Admission card #2 for entry to Supreme Court oral argument
The fruits of an early arrival
The long line of people extends straight back from the center of the plaza, passes down the steps, then turns left heading south along the sidewalk
07:05: In position on the plaza

After a Mountain Dew (more caffeine!) from that snack area and a bit more waiting, we finally began to pass through security. After ascent up stairs to the level of the courtroom, we deposited our things at the coin locker and coat-check area. After one last security screening (the second set of metal detectors to be passed), we were finally in the courtroom.

At 7:25, the Supreme Court bar line for admission to the argument is only 20-30 people deep
07:26: Looking for the short line? Just go to law school for three years, get admitted to practice for three years before the highest court of D.C. or a state/territory and don't get in trouble, get two (unrelated) Supreme Court bar members as vouchers, and pay the $200 admission fee (quoth another line member: "it's a bar, there's always a fee"), and then you can get in the short line. It's easy!

It wasn’t obvious which seats were reserved for the public and which were reserved for other use. The first ten people in line including me were seated at audience left on movable wooden chairs between two marble columns, just past the area where the Supreme Court press corps sit. The columns partially obscured the view of people behind me (which would seem to indicate that there’s no position in line guaranteeing a good view, unless you attend as a member of the Supreme Court bar), but fortunately I had a good view of all the justices.

At 10:00 the Court was called to order as the audience stood while the justices entered the Court. The first order of business before argument was to process admissions to the Court bar, a briskly formal process except for the brief moment after George Martinez moved that his three sons be admitted, in response to which Chief Justice Roberts, after granting his motion, further wished him congratulations. Sometimes opinions in previous cases are announced before argument, and occasionally a dissenting justice will give a stemwinder from his opinion if he felt strongly enough that the result was wrong, but unfortunately neither happened today. This business complete, the Court proceeded to arguments.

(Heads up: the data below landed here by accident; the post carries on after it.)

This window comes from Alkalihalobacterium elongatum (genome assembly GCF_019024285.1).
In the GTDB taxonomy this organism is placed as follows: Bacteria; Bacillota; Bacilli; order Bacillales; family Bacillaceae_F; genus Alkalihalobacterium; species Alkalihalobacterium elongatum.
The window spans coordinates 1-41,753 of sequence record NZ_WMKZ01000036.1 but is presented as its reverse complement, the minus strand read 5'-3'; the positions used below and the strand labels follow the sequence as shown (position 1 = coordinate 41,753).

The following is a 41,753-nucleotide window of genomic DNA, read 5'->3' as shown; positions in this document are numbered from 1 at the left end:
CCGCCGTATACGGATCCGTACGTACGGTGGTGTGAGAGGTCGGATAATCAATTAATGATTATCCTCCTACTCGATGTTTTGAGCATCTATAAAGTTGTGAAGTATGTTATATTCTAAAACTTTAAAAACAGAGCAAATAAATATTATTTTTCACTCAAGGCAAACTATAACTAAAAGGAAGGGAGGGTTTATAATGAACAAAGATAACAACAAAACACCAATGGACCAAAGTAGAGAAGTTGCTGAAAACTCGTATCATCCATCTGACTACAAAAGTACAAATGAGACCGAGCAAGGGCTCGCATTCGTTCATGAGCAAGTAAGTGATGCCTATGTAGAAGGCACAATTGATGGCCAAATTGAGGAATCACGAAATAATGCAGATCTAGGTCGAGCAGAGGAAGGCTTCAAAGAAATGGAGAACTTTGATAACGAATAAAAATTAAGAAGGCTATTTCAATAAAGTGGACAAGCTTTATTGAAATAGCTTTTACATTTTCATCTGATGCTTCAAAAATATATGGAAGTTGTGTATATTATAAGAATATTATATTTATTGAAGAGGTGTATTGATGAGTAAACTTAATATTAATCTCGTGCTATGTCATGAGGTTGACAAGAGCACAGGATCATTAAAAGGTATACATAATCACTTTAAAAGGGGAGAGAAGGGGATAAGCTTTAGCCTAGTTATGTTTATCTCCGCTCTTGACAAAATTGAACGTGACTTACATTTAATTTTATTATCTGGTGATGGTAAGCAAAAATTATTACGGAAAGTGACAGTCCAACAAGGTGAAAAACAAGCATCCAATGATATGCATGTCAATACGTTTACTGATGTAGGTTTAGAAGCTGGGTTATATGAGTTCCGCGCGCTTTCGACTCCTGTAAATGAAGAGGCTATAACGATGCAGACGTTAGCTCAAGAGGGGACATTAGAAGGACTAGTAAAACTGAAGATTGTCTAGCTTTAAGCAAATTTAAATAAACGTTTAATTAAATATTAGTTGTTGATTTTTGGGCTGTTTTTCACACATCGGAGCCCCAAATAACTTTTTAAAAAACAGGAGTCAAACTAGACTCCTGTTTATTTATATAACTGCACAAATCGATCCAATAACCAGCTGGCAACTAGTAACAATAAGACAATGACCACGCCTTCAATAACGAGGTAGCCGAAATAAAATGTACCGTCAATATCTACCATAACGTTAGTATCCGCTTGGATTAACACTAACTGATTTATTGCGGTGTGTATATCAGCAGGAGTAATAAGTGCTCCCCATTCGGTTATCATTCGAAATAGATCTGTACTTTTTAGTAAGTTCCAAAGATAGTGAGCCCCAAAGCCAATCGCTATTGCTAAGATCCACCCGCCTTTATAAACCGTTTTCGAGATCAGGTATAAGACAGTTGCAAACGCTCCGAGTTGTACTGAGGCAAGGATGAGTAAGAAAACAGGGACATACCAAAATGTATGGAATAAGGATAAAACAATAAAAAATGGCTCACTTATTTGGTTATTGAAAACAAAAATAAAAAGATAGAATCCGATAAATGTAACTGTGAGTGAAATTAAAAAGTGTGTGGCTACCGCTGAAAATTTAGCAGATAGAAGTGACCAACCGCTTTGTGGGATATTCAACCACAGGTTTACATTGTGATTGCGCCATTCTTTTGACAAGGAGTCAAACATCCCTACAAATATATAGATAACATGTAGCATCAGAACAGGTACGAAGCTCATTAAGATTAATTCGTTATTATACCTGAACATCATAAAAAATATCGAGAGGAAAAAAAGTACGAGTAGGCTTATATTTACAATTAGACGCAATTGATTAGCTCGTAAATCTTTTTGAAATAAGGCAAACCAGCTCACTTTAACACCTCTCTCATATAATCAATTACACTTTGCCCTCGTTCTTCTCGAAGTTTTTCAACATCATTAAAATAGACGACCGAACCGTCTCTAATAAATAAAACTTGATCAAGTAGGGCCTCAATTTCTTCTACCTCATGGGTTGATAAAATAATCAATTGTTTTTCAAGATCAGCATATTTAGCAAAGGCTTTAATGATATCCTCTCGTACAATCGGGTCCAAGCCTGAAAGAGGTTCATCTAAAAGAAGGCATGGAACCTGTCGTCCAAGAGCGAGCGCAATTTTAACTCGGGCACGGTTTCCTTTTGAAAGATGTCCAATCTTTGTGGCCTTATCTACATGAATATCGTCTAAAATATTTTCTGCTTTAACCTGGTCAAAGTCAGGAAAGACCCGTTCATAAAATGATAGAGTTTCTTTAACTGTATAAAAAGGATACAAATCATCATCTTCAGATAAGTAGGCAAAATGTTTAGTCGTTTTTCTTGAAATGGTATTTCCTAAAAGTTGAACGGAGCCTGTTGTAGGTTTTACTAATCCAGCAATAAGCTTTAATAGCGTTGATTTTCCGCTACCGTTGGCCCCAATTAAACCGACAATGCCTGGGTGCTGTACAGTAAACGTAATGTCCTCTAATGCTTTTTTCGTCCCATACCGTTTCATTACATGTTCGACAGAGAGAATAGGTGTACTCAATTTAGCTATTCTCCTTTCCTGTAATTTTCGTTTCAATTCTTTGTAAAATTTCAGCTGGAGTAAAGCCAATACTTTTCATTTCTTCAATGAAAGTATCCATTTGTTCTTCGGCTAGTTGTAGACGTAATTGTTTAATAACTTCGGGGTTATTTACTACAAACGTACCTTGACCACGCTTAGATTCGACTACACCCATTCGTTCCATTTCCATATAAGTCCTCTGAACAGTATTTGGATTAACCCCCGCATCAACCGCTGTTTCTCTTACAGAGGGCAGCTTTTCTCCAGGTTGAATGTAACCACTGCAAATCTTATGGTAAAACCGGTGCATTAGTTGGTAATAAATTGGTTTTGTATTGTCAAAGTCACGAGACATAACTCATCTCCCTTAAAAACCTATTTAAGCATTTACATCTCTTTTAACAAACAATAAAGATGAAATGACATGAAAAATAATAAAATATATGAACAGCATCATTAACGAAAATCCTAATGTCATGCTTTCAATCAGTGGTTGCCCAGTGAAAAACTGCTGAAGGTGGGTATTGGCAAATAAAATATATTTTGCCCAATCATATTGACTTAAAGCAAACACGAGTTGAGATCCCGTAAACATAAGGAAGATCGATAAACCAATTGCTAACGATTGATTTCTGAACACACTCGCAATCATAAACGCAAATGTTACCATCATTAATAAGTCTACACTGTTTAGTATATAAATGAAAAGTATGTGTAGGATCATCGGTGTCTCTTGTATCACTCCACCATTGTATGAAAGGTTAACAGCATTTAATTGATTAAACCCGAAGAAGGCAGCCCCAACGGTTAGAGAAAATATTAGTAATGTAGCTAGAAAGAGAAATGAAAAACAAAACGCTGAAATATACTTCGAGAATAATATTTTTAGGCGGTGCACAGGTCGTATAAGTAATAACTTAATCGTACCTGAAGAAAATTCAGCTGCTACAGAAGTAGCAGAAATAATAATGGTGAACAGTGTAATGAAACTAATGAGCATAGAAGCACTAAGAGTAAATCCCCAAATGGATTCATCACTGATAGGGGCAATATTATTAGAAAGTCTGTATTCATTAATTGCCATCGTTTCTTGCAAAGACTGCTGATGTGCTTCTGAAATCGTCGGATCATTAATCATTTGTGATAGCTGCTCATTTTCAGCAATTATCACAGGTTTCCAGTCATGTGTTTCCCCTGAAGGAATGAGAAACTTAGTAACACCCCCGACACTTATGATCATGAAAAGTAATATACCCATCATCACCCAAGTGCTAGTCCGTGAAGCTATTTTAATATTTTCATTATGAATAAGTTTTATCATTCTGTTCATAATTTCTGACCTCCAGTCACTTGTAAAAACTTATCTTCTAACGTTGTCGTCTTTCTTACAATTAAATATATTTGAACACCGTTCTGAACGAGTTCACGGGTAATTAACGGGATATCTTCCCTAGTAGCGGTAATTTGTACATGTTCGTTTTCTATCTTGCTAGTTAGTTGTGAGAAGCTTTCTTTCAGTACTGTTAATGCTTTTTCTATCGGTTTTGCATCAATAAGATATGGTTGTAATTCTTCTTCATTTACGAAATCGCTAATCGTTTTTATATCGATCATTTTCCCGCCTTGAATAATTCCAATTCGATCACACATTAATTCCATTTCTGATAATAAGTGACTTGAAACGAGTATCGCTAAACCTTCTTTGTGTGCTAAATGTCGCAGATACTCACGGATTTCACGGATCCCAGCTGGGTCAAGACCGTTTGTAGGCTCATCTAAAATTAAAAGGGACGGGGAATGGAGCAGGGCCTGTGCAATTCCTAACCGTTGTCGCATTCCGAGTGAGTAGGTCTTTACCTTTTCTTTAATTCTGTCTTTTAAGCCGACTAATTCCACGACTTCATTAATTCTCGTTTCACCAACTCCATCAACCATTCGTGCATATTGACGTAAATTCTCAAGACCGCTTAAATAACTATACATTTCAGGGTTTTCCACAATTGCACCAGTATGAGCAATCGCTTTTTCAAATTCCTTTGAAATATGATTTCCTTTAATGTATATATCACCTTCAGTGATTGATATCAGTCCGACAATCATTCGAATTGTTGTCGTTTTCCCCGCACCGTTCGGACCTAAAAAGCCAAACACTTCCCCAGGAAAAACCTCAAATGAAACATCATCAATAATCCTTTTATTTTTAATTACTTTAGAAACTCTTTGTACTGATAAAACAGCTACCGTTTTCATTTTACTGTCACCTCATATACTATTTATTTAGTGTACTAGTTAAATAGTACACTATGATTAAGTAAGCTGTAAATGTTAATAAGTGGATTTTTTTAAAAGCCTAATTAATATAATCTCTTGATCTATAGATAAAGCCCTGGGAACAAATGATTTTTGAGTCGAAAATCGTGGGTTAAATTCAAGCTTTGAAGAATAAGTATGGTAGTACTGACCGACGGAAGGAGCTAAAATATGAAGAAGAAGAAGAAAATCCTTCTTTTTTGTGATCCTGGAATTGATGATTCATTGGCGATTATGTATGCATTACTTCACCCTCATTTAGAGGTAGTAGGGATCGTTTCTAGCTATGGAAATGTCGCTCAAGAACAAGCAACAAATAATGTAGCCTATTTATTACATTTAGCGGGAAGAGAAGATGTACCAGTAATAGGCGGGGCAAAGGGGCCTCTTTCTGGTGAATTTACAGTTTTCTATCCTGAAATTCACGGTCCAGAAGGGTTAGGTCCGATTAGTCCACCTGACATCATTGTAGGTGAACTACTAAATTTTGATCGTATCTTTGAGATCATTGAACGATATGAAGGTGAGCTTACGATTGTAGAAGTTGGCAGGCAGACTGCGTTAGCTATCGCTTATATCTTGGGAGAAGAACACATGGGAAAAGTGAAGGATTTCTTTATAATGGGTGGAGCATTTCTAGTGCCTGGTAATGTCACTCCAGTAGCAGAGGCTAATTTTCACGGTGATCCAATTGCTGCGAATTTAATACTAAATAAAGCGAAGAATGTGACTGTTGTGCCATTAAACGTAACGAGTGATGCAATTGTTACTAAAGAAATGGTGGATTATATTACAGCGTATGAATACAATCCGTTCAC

But before I reach the arguments, a deeper look at the cases themselves: next time.

4 Comments »

  1. You joke about the “line of hoboes in suits”, but I remember reading that there’s a market for the homeless in DC as line-waiters… You pay someone to show up early and reserve a spot. Then you show up, reclaim “your” spot, and skip the whole waiting-around thing.

    Comment by Justin Dolske — 26.04.11 @ 17:08

  2. Yeah, I was warned that there might be placeholders in line, despite it being officially disallowed to hold a spot for someone who hadn’t arrived yet. (It was okay to hold for someone who had temporarily left the line, then, but not to hold for someone who hadn’t shown up at all yet.) Other people in line were remarking how last time they’d come (for Bilski, I think) the line had been filled with placeholders (for groups of people, even!), but I didn’t actually see any.

    Of course, I arrived early enough that I didn’t need to care about it, but the people immediately behind me did ask the two of us at the front of the line if we were holding places for anyone.

    Comment by Jeff — 26.04.11 @ 19:38

  3. My dad was a patent examiner for 30 years, in the pre-Web era. They eventually did have computers for searching patent databases, but then had to request paper copies of prior patents. I don’t recall him ever going to hear a patent case at the Supreme Court. But then, he was not interested in becoming a patent attorney, as are most examiners these days. Nobody makes a career as a patent examiner any more.

    Comment by Janet Swisher — 04.05.11 @ 16:00

  4. [...] started reading? See part 1, part 2, part 3, part 4, part 5, and part [...]

    Pingback by Where's Walden? » Washington, D.C., ex post: The decisions in Tapia and Microsoft — 03.10.11 @ 03:01